European Union foreign ministers meeting in Brussels have called for an immediate end to hostilities in Lebanon, watering down demands for an immediate ceasefire at the insistence of the United States' closest allies.

A joint statement adopted at the August crisis meeting of the 25-nation bloc said the council calls for an immediate end to hostilities to be followed by a sustainable ceasefire.

The convoluted formula, relayed by diplomats, was agreed after four hours of talks as Israel escalated attacks on Hezbollah guerrillas and vowed to step up ground operations, defying calls for a ceasefire.

Announcing the statement, the Finnish Foreign Minister, Errki Tuomioja, said that it was important to get the words and concepts right in the statement and insisted there were no divisions in the EU.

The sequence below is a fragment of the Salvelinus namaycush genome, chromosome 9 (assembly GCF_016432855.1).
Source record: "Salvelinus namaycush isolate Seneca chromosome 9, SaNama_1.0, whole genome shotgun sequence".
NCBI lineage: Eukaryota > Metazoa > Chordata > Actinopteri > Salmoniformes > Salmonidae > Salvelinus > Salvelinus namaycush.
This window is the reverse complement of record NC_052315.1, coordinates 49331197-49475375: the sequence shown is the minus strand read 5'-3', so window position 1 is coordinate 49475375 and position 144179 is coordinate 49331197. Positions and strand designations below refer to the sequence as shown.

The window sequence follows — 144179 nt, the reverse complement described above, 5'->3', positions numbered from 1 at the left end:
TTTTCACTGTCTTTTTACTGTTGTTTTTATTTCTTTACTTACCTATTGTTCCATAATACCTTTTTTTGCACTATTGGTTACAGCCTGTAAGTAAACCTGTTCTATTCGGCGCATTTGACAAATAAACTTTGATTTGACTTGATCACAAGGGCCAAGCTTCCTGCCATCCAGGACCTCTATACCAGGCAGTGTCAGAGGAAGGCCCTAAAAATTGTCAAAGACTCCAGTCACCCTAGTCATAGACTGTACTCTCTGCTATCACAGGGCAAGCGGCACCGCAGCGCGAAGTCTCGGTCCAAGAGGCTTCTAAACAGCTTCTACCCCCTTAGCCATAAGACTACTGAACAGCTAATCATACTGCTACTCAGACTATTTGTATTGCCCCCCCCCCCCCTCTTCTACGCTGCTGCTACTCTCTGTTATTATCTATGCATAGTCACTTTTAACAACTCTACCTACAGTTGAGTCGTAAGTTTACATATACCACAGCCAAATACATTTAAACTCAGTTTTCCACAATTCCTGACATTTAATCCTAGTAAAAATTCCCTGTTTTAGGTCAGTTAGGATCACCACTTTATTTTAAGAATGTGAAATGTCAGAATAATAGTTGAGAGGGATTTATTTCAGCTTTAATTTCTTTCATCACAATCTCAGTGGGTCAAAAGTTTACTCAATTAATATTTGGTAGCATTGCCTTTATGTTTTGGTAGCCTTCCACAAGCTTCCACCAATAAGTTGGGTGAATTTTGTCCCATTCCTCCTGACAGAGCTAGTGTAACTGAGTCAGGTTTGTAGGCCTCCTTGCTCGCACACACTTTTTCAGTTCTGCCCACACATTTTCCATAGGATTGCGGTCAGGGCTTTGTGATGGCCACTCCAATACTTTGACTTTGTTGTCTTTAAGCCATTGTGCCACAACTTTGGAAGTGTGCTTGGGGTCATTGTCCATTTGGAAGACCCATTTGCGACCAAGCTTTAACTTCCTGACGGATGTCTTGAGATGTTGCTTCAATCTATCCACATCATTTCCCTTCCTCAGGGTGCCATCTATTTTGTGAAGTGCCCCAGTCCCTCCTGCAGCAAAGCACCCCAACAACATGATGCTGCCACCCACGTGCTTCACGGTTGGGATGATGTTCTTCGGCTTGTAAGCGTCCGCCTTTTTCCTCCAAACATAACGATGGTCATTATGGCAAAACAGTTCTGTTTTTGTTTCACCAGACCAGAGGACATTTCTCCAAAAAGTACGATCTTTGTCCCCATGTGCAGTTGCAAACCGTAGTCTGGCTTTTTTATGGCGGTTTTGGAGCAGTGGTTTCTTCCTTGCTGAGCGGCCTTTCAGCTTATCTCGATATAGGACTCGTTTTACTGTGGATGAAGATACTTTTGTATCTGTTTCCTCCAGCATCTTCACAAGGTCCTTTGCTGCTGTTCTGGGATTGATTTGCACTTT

Diplomats said Britain and Germany, backed by the Netherlands, had rejected an earlier draft which called for an immediate ceasefire.

A majority of countries, led by France, had wanted the EU to demand an immediate ceasefire in Lebanon.

Earlier, the Minister for Foreign Affairs, Dermot Ahern, said Ireland would call for an immediate end to hostilities at the meeting.

Speaking on RTÉ Radio, he said it was a sad indictment of the EU that it had not yet managed to help bring about a ceasefire in the region.